ISO is the measure of sensitivity of the media and is a camera dependent feature. ISO values are typically in the range of 100 to 3200 (on a pro camera it have extended range from  50-102400!!!)

    When the ISO is set to 100 the sensor is least sensitive, it can sense less light; when it's set to 1600 or 3200, the sensor can sense a lot more light.  Which means for a given condition if ISO 100 gives a standard exposure with F8.0 & 1/250th of a second, ISO 1600 may give a standard exposure at F8.0 & 1/1000th of a second.  As one can infer from the above, ISO comes very handy while shooting hand-held under low light conditions, it gives an advantage slightly faster shutter speeds which helps you in avoiding blur.

    An obvious question may arise to a novice, "Why  should I shoot at low ISO when higher ISO gives an advantage of faster shutter speed?"   Though ISO seems to be such a cool feature, it carries with it something very undesirable - NOISE.  Higher the ISO, higher the noise.

    Brighter the ambience smaller the ISO (unless you want grainy effect), darker the ambience higher the ISO.

    Noise comparison

    Focussing: Focal Length, Zoom/Prime, Focus Types:

    Focal Length:  is very much an attribute of lens.  Let me not become a physics lecturer here giving you the basics of optics using diagrams, instead let me try to explain it in layman terms.  Shorter the focal length wider the area you can cover, longer the focal length lesser the area you cover.  In other words, shorter the focal length smaller the objects appear and longer the focal length bigger the objects appear.   Focal length may vary from 5mm all the way upto 1200mm or more.  So as per the definition, lenses in the range 10-24mm would cover whole lot of area and hence will be used for landscape and architecture shots and are called wide-angle lenses; similarly lenses in the range 200-800mm could be used for shooting something far e.g. a dog at the end of the road or bird on the tree or cricket ball striking the bat or a cheetah pouncing on deer and are called telephoto lenses. Lenses in the range 24-135mm could be considered as mid-range lenses.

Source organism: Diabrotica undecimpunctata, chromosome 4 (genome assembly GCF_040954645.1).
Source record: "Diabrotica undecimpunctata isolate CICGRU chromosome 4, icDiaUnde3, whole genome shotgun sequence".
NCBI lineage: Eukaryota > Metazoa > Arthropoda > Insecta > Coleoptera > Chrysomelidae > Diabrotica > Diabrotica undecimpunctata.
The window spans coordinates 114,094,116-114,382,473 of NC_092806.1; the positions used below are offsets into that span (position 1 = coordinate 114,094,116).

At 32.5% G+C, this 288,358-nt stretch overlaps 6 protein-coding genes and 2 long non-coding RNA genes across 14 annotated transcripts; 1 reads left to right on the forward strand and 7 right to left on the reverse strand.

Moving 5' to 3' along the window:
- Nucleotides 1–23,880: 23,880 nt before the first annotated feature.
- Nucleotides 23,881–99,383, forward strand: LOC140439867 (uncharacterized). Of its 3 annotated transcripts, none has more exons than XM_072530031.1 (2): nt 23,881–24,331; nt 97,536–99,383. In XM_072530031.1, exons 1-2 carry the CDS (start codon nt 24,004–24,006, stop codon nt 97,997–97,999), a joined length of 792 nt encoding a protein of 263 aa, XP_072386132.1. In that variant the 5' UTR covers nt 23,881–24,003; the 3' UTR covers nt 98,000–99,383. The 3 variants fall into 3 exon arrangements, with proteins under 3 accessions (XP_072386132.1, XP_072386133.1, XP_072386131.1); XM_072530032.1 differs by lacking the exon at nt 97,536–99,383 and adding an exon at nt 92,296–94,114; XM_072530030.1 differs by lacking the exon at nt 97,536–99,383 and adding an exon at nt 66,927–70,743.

Focal length demonstration

    Zoom/Prime:  Most novices (the ones with no knowledge of SLR cameras) ask me a very typical question, "Saar what's the zoom of your camera?"  So if you're one of those who asked that question, I'll make sure you won't ask such a question next time if you read this section.

    Zoom is nothing but the ratio of minimum to maximum focal length.  E.g. Canon Powershot SD4000 comes with a 28-105mm lens, so zoom = 105/28 = 3.75x.  Nikon Coolpix P7000 has a 28-200mm, zoom = 200/28 = 7.14x.   SLR cameras won't have any zoom associated with them coz it's the lens  that you mount on the camera that determines the zoom.  So if you've loaded your camera with a 70-200/4L lens the zoom is about 3x, but it's not so significant.  SLR lens buyers don't have to bother  too much about zoom but sheer optical quality and the purpose of the lens, zoom is a factor that is more worried about while buying a point-&-shoot camera.

    Now a small question: what is the zoom if I plug a 100mm lens?

    Those kinda lens are called Prime lenses.  Prime lenses are fixed focal length lenses like 50mm/f1.8 or 100mm/f2.8 macro or 800mm super telephoto etc.  These lenses won't have any zoom ring to rotate for zooming-in or zooming-out, so if you really have to change zoom the only way out is either you or your subject has to move back/front.

    If this is the case then why do we need the prime lens at all?

    Prime lenses are very easy to construct and are optically much superior than the zoom lenses.  If you see Canon's high end lenses like 600 or 800mm L lenses, it becomes extremely difficult to construct zoom lenses at that range and they end up constructing optically very superior prime lenses which costs a fortune.  I have two prime lenses 50mm/f1.8 a dirt cheap lens which works wonders and a 100mm/f2.8 macro which gives tack sharp images, I just love shooting with these two lenses.

    Zoom demonstration

    Focus types:  You can either use automatic focussing or manual focussing, each of it has their own pros and cons which we discuss here.